Low-tech memories in a high-tech practice
The practice where I work as well as the vast majority of veterinary hospitals I visit yearly have practice software that make it easy to personalize treatment plans and invoices with photos of patients. While this is a nice high-tech touch, there are some things I recommend that are about as low-tech, hands-on and emotionally impactful as you can get. They’re also low-cost and high-benefit ways to really showcase the family-pet-veterinarian bond.
I recommend you do two things with a new puppy or kitten:
1. ClayPaws. Make an imprint of a puppy’s or kitten’s paw print for a memory that will last a lifetime. You can give it to the client as a welcome, but it’s even better if you file away to be used when it’s time for the pet’s final grace.
2. Snippet of hair. As you know, infantile hair has a certain look and feel that changes as pets age. Cut off a piece of the pet’s hair and put it in a little recloseable plastic bag inside a bigger bag that contains the ClayPaws.
When it comes time to say goodbye to the pet, you retrieve the paw print and snippet of the hair and present it to the pet owner as a kind of mile marker for the relationship you’ve shared over the years. Those two visible items of the pet’s beginning, along with stories you share of all the times your lives intersected, will not only make this painful process much better, but may mean clients are more likely to come back to your hospital.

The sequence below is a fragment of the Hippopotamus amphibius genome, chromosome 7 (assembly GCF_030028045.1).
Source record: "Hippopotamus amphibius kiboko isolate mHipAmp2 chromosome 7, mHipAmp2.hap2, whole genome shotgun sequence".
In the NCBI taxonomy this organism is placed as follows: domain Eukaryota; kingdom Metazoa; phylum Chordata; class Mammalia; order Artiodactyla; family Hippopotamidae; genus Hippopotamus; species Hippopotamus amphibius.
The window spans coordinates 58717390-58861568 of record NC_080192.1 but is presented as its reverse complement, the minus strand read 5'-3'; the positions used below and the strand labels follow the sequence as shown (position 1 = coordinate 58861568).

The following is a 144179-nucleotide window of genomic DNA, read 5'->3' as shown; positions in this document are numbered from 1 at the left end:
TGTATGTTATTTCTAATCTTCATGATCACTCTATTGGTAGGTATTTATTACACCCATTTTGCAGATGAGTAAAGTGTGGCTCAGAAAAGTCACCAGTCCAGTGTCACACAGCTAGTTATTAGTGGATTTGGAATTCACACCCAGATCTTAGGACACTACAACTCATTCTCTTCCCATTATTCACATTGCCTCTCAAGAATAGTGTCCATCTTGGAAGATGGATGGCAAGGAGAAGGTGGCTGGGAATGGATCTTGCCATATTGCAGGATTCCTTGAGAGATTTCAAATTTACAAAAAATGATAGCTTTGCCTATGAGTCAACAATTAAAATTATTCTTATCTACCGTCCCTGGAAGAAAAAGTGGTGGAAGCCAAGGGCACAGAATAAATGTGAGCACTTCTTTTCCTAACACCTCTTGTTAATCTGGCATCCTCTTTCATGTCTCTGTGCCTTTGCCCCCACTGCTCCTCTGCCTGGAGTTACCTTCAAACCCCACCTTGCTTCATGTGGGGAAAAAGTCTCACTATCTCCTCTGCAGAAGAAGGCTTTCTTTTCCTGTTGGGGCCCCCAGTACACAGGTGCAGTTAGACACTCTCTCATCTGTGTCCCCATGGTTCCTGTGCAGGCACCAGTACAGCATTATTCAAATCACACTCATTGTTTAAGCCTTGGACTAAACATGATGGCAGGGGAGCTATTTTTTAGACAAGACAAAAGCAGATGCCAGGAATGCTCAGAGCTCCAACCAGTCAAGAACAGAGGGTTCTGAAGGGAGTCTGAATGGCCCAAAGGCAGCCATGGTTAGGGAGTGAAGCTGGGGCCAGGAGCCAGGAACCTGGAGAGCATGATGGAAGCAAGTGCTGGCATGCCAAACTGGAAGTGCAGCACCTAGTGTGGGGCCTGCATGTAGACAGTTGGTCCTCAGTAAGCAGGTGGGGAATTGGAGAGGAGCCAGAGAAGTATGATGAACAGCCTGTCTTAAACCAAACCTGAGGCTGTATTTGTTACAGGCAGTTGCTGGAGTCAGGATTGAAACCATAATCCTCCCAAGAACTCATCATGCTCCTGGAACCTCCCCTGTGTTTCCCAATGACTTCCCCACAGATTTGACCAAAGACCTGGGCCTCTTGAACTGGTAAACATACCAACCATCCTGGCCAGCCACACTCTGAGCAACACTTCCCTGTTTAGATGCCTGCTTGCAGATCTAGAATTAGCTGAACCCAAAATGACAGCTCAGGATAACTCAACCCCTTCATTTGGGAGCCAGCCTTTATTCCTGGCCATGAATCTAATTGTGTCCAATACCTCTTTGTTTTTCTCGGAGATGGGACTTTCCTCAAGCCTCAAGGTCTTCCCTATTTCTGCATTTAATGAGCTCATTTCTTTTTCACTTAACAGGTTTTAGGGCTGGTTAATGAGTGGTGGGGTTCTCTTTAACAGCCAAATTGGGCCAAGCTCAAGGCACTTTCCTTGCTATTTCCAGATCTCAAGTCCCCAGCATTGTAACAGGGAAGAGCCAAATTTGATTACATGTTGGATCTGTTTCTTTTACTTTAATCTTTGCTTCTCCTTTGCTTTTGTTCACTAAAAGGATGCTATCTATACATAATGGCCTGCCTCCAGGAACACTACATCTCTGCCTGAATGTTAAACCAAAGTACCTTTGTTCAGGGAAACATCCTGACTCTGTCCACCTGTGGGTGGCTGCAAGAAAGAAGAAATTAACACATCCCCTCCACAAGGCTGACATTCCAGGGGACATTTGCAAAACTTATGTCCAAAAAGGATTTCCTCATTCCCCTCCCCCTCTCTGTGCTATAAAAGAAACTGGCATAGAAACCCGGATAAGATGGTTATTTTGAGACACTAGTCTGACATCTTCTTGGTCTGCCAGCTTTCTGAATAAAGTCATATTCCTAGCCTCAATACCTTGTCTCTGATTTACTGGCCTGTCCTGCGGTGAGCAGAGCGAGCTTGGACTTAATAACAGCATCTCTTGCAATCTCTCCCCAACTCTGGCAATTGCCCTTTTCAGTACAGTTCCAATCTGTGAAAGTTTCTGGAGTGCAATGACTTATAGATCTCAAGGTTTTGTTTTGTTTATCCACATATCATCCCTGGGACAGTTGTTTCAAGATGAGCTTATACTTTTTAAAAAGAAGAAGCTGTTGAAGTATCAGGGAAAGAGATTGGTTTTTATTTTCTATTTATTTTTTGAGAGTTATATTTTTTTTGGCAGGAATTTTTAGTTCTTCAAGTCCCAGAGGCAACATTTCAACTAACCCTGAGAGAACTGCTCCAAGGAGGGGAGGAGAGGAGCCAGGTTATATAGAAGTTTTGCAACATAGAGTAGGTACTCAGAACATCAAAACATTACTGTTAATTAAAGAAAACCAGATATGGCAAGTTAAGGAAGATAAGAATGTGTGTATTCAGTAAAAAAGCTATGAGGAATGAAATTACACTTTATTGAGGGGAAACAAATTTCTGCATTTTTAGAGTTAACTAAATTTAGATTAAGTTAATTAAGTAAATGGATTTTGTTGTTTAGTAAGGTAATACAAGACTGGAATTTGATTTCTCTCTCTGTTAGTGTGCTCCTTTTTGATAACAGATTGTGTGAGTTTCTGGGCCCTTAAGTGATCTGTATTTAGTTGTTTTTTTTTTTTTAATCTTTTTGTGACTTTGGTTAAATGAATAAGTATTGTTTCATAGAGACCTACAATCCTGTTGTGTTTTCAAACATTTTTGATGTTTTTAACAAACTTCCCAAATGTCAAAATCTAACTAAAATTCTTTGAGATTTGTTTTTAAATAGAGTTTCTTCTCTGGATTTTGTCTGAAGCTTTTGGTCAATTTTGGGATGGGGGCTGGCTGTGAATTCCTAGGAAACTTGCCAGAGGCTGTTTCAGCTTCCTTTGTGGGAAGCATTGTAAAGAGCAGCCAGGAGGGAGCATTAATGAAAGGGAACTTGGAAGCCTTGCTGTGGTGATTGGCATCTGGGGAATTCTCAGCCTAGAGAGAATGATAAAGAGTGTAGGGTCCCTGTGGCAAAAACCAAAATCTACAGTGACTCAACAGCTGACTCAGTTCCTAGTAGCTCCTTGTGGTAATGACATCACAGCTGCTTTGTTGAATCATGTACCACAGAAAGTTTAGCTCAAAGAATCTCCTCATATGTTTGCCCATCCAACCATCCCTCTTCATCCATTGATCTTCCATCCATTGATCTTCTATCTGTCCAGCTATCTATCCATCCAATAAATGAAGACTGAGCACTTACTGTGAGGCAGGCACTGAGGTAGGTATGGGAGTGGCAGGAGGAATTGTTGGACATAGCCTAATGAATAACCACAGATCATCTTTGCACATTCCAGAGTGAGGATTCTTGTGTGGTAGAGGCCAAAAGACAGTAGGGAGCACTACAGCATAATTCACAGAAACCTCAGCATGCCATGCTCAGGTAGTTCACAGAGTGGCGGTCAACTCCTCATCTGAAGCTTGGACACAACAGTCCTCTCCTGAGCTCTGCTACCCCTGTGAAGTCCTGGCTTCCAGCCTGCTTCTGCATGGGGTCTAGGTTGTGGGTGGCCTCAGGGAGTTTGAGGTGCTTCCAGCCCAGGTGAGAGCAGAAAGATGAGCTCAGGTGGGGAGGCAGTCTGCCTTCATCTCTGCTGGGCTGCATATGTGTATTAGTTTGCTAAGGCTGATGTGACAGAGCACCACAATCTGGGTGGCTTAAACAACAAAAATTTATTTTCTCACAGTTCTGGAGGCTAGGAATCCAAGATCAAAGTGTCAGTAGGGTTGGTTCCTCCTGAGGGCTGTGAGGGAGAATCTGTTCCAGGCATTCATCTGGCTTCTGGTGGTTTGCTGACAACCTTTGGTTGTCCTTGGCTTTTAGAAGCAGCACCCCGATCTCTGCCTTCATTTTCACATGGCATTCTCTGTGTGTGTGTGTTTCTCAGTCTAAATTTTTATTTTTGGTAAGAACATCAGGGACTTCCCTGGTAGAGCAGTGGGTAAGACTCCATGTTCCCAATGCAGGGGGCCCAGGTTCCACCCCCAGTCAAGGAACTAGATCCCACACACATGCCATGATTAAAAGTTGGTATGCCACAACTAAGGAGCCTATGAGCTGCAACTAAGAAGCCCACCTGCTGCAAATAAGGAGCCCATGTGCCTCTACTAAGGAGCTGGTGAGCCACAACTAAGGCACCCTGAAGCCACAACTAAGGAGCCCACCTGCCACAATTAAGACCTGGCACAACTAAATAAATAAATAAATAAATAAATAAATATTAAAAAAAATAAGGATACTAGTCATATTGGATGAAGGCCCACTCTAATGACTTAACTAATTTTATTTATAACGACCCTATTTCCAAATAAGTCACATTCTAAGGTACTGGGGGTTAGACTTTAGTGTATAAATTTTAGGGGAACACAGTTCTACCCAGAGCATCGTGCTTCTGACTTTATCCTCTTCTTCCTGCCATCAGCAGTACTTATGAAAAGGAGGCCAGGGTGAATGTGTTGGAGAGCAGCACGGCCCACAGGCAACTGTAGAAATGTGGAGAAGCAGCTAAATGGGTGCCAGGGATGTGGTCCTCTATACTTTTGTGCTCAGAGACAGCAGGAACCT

Mrs. Cassie Phillips and I recently said goodbye to her teacup poodle, Folger, who had lived to a healthy 16 years of age before hitting the slippery slope and going downhill fast. Folger went through Pawspice and when it was finally time for the final grace to be performed after-hours at the practice, I took a hard look at Folger’s medical records so I could do a sincere form of rehearsed spontaneity once I was at the house. I also took his puppy ClayPaws, another ClayPaws to do an impression now, a snippet of his still-apricot puppy hair and a Polaroid we’d taken so many years before. The whole process of gentle sedation, our shared stories, these totems of affection and the final grace were just beautiful.
Less than two months later, I saw another beautiful apricot toy poodle named Folger II. Don’t you just get a special skip in your heart for pets named with a “II” or “III”? And yes, we did the ClayPaws and trimmed a snippet of hair. I hope with Folger II, as with all our patients, that we have again honored that unique family-pet-veterinarian bond.
Dr. Marty Becker is a renowned speaker, TV personality and author. He practices at North Idaho Animal Hospital in Sandpoint, Idaho.